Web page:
LocationCaribbean region

Year 2012 – 2013

Funded by Technical Centre for Agricultural and Rural Co-operation ACP-EU (CTA)

Amount USD 81,250

Project Purpose

Increased engagement of stakeholders to adopt ICT to influence climate change adaptation policy processes.


A range of initiatives have been implemented at the global level to assist African, Caribbean, Pacific countries to adapt to climate change, for example, the National Adaptation Programmes of Action (NAPAs) provide a process for Least Developed Countries (LDCs). In addition, the value of grassroots involvement in climate-related decision-making has received attention in several official climate policy documents such as Art. 6 of the United Nations Framework Convention on Climate Change (UNFCCC) (UN, 1992, p. 17). Nonetheless, minority groups including indigenous peoples in many developing countries, whose livelihoods are tied to the sustainability of natural resources, are still largely excluded from climate-related decision-making.

Impacts of climate change in the Caribbean are projected to include sea level rise, ocean warming, and changing rainfall patterns. These impacts are expected to have a significant economic and social impact. These events have caused the diversion of limited resources from other development priorities towards relief, rehabilitation and reconstruction activities.

There are some important initiatives by CANARI, Panos Caribbean and Buccoo Reef Trust, to address these challenges in the Caribbean islands, including using innovative methods to raise public awareness and capture the voice of local communities and traditional knowledge. For example CANARI’s facilitation of the development of a Civil Society Climate Change Agenda for Saint Lucia, and CANARI’s piloting of the development and implementation of climate change resilience-building plans by local communities.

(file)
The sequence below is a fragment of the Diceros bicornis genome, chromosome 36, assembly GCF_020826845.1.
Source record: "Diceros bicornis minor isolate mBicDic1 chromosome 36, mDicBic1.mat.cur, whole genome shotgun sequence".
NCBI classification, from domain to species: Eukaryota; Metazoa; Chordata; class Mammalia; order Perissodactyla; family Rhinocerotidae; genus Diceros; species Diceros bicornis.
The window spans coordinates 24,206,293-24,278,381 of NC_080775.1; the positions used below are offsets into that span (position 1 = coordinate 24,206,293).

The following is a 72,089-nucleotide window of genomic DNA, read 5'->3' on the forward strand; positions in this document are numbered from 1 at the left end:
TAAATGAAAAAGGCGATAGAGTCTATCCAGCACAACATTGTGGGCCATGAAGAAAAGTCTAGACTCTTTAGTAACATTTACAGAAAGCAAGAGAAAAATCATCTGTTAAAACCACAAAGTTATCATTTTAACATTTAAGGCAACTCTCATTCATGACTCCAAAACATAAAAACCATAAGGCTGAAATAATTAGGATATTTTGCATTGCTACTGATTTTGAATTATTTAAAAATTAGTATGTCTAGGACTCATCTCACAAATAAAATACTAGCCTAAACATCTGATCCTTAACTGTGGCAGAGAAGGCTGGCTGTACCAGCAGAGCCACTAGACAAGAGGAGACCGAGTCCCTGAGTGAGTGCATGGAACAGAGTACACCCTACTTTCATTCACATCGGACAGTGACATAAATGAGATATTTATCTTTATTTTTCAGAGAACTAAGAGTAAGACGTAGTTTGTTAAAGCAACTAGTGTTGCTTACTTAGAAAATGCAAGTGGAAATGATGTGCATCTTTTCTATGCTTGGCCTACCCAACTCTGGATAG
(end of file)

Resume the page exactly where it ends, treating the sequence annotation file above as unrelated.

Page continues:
Despite these efforts, there is generally weak appreciation of or capacity to facilitate participatory approaches to building resilience to climate change and extreme climatic events. This project will aim to address this deficiency by piloting participatory ICTs as a new tool that can be used in the region to facilitate effective participation by local communities and other stakeholders in the identification of general policy priorities, and specific policies and actions needed at the landscape and site level to address the impacts of climate change and extreme climatic events.

This tool will allow inclusion of relevant knowledge (including traditional / indigenous knowledge), increase capacity, facilitate coordination and collaboration across sectors, and build buy-in for implementation of plans for resilience to climate change and extreme climatic events. See the full project concept note for more detailed information.

Project Goal

Local and traditional knowledge and values are recognized and made more authoritative in decision making about climate change adaptation in the Caribbean region.

Project Activities

Development of mobilisation plan to stimulate interest of key stakeholders to participate in the three dimensional model building exercise in Tobago during the period 29th September to 12th October 2012.

Hosting mobilisation meetings to introduce the project and key concepts in participatory three-dimensional modelling (P3DM) to stakeholders in Tobago and to draft a schedule for groups to populate the model during the period 29th September to 12th October 2012.

Building a P3DM of Tobago and Training of Trainers from the Caribbean region to document, share and combine traditional and other forms of knowledge, identify the risks from climate change and extreme climate events, recommend the adaptation policies and actions required and to catalyse dissemination and use of the tool across the Caribbean islands.


Figure 1 and 2: Participants working on the model

Figure 3: The completed 3D model of Tobago

Feedback and reflection workshop to meet with key stakeholders in Tobago to use the P3DM of Tobago to further analyse the impacts of climate change on the island and encourage the use of the model in decision making about climate change adaptation


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